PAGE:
Undaunted, The Lynton & Barnstaple Railway Association was formed in 1979 and kept working towards reviving at least a part of the old line. The association bought Woody Bay station in March 1995 from an individual who had used it as a holiday home, and the organisation adopted an unusual (possibly unique) approach to fundraising by building and operating a quite separate railway.
This, the Lynbarn Railway (a pleasure line at the Milky Way theme park near Clovelly) opened in 1995, and while providing income to finance restoration of Woody Bay station gave both credibility and operational experience to L&BR volunteers.
The first section of railway on the old L&B trackbed, from Woody Bay a short distance towards Barnstaple, opened to passengers on July 17, 2004. With the primary objective now progressing, operation of the Lynbarn Railway was surrendered to the Milky Way in 2005 and on May 27, 2006 an extension to Killington Lane was officially opened.
The next goal
L&BRT identified the next achievable step as an extension in the Barnstaple direction from Killington Lane to Blackmoor Gate and onwards to what is now Wistlandpound Reservoir, adding four miles to the line.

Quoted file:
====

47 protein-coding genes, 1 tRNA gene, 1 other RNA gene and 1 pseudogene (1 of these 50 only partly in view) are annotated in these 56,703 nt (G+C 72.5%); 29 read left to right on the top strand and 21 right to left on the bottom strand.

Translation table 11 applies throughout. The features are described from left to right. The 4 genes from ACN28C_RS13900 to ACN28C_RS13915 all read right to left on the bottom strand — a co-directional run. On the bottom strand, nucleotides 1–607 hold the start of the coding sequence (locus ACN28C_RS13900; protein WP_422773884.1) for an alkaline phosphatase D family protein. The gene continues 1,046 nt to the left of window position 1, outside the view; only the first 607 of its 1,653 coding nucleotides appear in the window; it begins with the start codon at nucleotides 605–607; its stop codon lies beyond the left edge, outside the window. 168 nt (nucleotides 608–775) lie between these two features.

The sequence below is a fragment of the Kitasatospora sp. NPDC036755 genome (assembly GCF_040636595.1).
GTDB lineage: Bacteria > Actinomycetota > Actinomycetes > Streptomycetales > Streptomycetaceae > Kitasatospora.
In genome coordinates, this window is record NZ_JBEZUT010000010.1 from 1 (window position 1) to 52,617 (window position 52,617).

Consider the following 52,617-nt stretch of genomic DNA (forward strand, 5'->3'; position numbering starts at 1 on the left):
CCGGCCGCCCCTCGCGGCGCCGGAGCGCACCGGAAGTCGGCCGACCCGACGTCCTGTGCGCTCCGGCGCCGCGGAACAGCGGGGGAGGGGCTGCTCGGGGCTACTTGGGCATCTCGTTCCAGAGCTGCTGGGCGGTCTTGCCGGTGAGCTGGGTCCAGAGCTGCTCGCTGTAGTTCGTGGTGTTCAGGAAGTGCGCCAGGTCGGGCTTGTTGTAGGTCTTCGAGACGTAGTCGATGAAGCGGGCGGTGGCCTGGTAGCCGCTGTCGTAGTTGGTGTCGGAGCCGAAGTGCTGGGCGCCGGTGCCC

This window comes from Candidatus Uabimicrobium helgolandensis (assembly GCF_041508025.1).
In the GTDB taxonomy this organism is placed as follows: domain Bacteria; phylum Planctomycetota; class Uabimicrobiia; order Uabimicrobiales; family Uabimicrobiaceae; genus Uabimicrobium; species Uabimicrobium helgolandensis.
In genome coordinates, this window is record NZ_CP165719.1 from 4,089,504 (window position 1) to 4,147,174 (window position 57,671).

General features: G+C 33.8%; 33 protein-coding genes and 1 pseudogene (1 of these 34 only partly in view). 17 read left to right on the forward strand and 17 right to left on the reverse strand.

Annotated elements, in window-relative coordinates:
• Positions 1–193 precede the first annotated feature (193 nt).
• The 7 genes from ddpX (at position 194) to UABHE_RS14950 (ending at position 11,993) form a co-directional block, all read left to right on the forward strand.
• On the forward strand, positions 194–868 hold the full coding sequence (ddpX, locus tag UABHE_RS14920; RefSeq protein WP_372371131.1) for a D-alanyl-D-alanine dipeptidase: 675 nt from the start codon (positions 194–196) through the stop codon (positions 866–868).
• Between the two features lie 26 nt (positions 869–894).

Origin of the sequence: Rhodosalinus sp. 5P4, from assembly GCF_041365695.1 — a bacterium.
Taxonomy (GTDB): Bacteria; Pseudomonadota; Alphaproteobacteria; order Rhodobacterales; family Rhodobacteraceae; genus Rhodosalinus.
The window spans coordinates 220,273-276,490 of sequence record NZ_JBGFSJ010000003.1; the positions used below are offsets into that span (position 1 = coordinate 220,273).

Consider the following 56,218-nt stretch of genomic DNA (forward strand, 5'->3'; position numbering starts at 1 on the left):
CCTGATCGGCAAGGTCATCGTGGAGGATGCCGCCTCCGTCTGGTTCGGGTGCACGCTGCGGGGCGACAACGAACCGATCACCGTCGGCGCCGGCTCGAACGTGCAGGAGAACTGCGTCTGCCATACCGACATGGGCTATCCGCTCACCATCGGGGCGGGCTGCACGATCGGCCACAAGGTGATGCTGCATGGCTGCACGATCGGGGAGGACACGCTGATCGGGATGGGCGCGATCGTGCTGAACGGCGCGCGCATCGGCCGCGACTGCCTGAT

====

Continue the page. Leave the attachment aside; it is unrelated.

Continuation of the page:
This would significantly extend the length of revived railway while offering the opportunity of constructing a terminus at Blackmoor Gate, on the western edge of Exmoor National Park, and operation of a flexible park and ride service.
Work on the copious documentation required to secure planning permission (and a consequent Transport & Works Act Order, covering the extension) was boosted early in 2012 when Exmoor National Park Authority awarded the trust a £36,000 Partnership Fund grant to help finance topographical surveys, ground investigations, ecological surveys, hydrological reports, a services survey, environmental impact assessments, and a constructability report – all essential preparatory work when seeking to extend a heritage railway nowadays.
This still leaves the issue of securing large amounts of finance to actually build a length of new railway!
Encouragement in this daunting task came when an initial community consultation, undertaken in 2012, showed 91% of those responding supported, or strongly supported, the proposed extension.
Providing a new gateway
Woody Bay station is beautifully restored, but restricted in size – for gala events off-site car parking has to be arranged with a bus link to transport visitors to the station. The charming station can handle significant visitor numbers, but is not an ideal long-term HQ.
Central to the expansion plans is relocation of all major facilities to Blackmoor Gate. Having parked, passengers would then be able to ride northwards to Woody Bay, with a new halt constructed en route at Parracombe, and in the other direction to Wistlandpound Reservoir, where a halt station will be provided.